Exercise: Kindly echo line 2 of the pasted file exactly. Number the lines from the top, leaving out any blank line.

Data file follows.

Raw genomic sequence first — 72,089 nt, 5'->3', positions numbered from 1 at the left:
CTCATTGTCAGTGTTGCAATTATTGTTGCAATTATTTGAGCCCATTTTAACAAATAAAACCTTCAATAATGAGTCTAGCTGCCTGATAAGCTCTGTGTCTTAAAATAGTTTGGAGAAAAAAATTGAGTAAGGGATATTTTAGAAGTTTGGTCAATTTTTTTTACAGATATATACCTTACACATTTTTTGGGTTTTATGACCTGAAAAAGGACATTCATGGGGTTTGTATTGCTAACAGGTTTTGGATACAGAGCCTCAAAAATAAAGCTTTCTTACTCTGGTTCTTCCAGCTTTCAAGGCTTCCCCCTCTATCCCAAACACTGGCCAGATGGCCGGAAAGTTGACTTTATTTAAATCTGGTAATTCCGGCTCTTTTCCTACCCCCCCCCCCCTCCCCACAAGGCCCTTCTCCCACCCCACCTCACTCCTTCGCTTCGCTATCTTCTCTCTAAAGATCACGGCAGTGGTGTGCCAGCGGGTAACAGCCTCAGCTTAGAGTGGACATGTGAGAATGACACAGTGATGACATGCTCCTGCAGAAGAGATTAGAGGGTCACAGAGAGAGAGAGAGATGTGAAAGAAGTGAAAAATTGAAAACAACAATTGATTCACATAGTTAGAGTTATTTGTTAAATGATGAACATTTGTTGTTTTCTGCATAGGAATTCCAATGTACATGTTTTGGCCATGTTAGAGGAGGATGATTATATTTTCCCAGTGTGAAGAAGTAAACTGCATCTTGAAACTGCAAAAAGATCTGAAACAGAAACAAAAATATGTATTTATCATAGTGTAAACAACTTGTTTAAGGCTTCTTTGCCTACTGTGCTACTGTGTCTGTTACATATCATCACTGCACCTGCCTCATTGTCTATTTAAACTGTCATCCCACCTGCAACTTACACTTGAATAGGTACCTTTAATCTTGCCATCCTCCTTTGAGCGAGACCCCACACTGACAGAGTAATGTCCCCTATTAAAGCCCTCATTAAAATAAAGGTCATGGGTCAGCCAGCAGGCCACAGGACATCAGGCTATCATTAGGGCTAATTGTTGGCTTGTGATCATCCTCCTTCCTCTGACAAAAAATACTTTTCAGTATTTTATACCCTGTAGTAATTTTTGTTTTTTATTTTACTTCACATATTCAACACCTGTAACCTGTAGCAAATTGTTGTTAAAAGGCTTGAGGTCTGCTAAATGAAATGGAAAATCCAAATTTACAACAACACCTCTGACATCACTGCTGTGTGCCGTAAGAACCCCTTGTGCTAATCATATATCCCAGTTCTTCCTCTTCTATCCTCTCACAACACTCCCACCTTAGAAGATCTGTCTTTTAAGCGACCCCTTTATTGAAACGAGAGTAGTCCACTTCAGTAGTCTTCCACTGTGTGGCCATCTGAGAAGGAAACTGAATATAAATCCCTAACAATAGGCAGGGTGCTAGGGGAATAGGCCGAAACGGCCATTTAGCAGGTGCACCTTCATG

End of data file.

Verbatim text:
CTCATTGTCAGTGTTGCAATTATTGTTGCAATTATTTGAGCCCATTTTAACAAATAAAACCTTCAATAATGAGTCTAGCTGCCTGATAAGCTCTGTGTCTTAAAATAGTTTGGAGAAAAAAATTGAGTAAGGGATATTTTAGAAGTTTGGTCAATTTTTTTTACAGATATATACCTTACACATTTTTTGGGTTTTATGACCTGAAAAAGGACATTCATGGGGTTTGTATTGCTAACAGGTTTTGGATACAGAGCCTCAAAAATAAAGCTTTCTTACTCTGGTTCTTCCAGCTTTCAAGGCTTCCCCCTCTATCCCAAACACTGGCCAGATGGCCGGAAAGTTGACTTTATTTAAATCTGGTAATTCCGGCTCTTTTCCTACCCCCCCCCCCCTCCCCACAAGGCCCTTCTCCCACCCCACCTCACTCCTTCGCTTCGCTATCTTCTCTCTAAAGATCACGGCAGTGGTGTGCCAGCGGGTAACAGCCTCAGCTTAGAGTGGACATGTGAGAATGACACAGTGATGACATGCTCCTGCAGAAGAGATTAGAGGGTCACAGAGAGAGAGAGAGATGTGAAAGAAGTGAAAAATTGAAAACAACAATTGATTCACATAGTTAGAGTTATTTGTTAAATGATGAACATTTGTTGTTTTCTGCATAGGAATTCCAATGTACATGTTTTGGCCATGTTAGAGGAGGATGATTATATTTTCCCAGTGTGAAGAAGTAAACTGCATCTTGAAACTGCAAAAAGATCTGAAACAGAAACAAAAATATGTATTTATCATAGTGTAAACAACTTGTTTAAGGCTTCTTTGCCTACTGTGCTACTGTGTCTGTTACATATCATCACTGCACCTGCCTCATTGTCTATTTAAACTGTCATCCCACCTGCAACTTACACTTGAATAGGTACCTTTAATCTTGCCATCCTCCTTTGAGCGAGACCCCACACTGACAGAGTAATGTCCCCTATTAAAGCCCTCATTAAAATAAAGGTCATGGGTCAGCCAGCAGGCCACAGGACATCAGGCTATCATTAGGGCTAATTGTTGGCTTGTGATCATCCTCCTTCCTCTGACAAAAAATACTTTTCAGTATTTTATACCCTGTAGTAATTTTTGTTTTTTATTTTACTTCACATATTCAACACCTGTAACCTGTAGCAAATTGTTGTTAAAAGGCTTGAGGTCTGCTAAATGAAATGGAAAATCCAAATTTACAACAACACCTCTGACATCACTGCTGTGTGCCGTAAGAACCCCTTGTGCTAATCATATATCCCAGTTCTTCCTCTTCTATCCTCTCACAACACTCCCACCTTAGAAGATCTGTCTTTTAAGCGACCCCTTTATTGAAACGAGAGTAGTCCACTTCAGTAGTCTTCCACTGTGTGGCCATCTGAGAAGGAAACTGAATATAAATCCCTAACAATAGGCAGGGTGCTAGGGGAATAGGCCGAAACGGCCATTTAGCAGGTGCACCTTCATG